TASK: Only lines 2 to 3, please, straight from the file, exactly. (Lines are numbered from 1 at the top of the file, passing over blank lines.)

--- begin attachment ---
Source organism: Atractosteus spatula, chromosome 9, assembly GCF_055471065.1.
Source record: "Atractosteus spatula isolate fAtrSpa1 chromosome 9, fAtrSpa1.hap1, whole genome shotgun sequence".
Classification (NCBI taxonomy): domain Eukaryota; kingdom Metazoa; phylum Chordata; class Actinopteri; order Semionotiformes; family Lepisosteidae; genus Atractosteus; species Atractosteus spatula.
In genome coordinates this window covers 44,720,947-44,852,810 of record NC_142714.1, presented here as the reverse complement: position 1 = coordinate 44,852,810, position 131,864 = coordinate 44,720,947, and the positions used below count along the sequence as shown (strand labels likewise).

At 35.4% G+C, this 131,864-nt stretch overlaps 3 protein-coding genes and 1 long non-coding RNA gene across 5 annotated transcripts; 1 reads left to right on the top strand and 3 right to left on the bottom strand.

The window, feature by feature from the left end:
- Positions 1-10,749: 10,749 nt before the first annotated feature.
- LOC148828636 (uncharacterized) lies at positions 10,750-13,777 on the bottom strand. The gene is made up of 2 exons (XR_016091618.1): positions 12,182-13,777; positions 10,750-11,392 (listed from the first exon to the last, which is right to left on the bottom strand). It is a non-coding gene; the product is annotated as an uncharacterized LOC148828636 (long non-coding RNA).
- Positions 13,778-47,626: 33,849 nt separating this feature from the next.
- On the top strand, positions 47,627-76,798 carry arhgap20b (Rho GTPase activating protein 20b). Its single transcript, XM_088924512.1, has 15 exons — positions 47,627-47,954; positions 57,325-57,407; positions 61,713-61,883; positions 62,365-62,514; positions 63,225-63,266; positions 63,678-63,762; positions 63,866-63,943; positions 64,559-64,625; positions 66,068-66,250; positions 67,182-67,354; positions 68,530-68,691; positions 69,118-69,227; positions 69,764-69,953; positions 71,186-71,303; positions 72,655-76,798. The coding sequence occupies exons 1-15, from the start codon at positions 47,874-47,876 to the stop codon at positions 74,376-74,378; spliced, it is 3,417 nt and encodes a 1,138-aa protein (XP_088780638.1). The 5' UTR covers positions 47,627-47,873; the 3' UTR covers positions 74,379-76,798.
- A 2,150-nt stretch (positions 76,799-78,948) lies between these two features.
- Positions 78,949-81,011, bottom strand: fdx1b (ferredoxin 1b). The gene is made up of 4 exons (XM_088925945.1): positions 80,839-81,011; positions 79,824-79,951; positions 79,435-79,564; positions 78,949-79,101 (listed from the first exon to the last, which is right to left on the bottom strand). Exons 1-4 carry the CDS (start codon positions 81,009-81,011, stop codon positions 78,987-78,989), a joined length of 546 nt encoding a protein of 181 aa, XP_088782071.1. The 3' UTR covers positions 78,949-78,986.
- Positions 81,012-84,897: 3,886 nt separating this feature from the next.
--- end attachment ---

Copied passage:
Source record: "Atractosteus spatula isolate fAtrSpa1 chromosome 9, fAtrSpa1.hap1, whole genome shotgun sequence".
Classification (NCBI taxonomy): domain Eukaryota; kingdom Metazoa; phylum Chordata; class Actinopteri; order Semionotiformes; family Lepisosteidae; genus Atractosteus; species Atractosteus spatula.